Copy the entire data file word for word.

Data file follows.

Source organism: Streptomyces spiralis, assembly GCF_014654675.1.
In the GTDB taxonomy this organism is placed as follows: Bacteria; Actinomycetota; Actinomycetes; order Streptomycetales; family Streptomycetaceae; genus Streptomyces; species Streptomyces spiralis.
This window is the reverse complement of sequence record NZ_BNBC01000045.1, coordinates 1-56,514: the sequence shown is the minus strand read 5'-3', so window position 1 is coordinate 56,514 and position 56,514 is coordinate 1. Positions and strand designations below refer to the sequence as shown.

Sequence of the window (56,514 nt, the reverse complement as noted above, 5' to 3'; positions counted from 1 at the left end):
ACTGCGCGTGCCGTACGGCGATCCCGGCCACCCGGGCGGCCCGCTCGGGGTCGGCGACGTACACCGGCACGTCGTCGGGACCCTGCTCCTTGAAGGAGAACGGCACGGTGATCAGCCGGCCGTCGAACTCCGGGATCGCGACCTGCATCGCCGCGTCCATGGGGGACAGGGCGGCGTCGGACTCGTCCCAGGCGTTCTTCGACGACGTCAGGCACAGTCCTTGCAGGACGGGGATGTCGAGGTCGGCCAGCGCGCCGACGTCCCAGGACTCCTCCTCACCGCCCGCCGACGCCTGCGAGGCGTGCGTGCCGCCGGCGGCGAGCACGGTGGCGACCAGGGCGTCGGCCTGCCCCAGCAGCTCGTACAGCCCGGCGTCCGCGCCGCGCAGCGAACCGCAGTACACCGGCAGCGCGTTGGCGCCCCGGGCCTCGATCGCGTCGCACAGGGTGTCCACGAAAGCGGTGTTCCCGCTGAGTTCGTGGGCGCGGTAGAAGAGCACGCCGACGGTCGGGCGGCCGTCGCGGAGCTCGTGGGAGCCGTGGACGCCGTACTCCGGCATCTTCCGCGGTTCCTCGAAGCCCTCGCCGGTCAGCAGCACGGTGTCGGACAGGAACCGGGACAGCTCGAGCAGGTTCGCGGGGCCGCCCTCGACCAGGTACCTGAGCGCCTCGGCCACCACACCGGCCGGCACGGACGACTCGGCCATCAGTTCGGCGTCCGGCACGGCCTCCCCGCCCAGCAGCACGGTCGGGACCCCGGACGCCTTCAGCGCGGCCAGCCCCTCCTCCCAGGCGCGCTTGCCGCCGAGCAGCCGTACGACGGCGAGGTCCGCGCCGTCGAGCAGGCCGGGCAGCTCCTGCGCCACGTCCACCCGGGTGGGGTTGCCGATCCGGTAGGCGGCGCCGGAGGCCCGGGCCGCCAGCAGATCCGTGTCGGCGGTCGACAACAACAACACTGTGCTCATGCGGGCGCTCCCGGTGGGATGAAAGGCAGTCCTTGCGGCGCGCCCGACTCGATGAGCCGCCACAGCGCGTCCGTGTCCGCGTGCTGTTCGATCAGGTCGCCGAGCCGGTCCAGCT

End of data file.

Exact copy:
Source organism: Streptomyces spiralis, assembly GCF_014654675.1.
In the GTDB taxonomy this organism is placed as follows: Bacteria; Actinomycetota; Actinomycetes; order Streptomycetales; family Streptomycetaceae; genus Streptomyces; species Streptomyces spiralis.
This window is the reverse complement of sequence record NZ_BNBC01000045.1, coordinates 1-56,514: the sequence shown is the minus strand read 5'-3', so window position 1 is coordinate 56,514 and position 56,514 is coordinate 1. Positions and strand designations below refer to the sequence as shown.

Sequence of the window (56,514 nt, the reverse complement as noted above, 5' to 3'; positions counted from 1 at the left end):
ACTGCGCGTGCCGTACGGCGATCCCGGCCACCCGGGCGGCCCGCTCGGGGTCGGCGACGTACACCGGCACGTCGTCGGGACCCTGCTCCTTGAAGGAGAACGGCACGGTGATCAGCCGGCCGTCGAACTCCGGGATCGCGACCTGCATCGCCGCGTCCATGGGGGACAGGGCGGCGTCGGACTCGTCCCAGGCGTTCTTCGACGACGTCAGGCACAGTCCTTGCAGGACGGGGATGTCGAGGTCGGCCAGCGCGCCGACGTCCCAGGACTCCTCCTCACCGCCCGCCGACGCCTGCGAGGCGTGCGTGCCGCCGGCGGCGAGCACGGTGGCGACCAGGGCGTCGGCCTGCCCCAGCAGCTCGTACAGCCCGGCGTCCGCGCCGCGCAGCGAACCGCAGTACACCGGCAGCGCGTTGGCGCCCCGGGCCTCGATCGCGTCGCACAGGGTGTCCACGAAAGCGGTGTTCCCGCTGAGTTCGTGGGCGCGGTAGAAGAGCACGCCGACGGTCGGGCGGCCGTCGCGGAGCTCGTGGGAGCCGTGGACGCCGTACTCCGGCATCTTCCGCGGTTCCTCGAAGCCCTCGCCGGTCAGCAGCACGGTGTCGGACAGGAACCGGGACAGCTCGAGCAGGTTCGCGGGGCCGCCCTCGACCAGGTACCTGAGCGCCTCGGCCACCACACCGGCCGGCACGGACGACTCGGCCATCAGTTCGGCGTCCGGCACGGCCTCCCCGCCCAGCAGCACGGTCGGGACCCCGGACGCCTTCAGCGCGGCCAGCCCCTCCTCCCAGGCGCGCTTGCCGCCGAGCAGCCGTACGACGGCGAGGTCCGCGCCGTCGAGCAGGCCGGGCAGCTCCTGCGCCACGTCCACCCGGGTGGGGTTGCCGATCCGGTAGGCGGCGCCGGAGGCCCGGGCCGCCAGCAGATCCGTGTCGGCGGTCGACAACAACAACACTGTGCTCATGCGGGCGCTCCCGGTGGGATGAAAGGCAGTCCTTGCGGCGCGCCCGACTCGATGAGCCGCCACAGCGCGTCCGTGTCCGCGTGCTGTTCGATCAGGTCGCCGAGCCGGTCCAGCT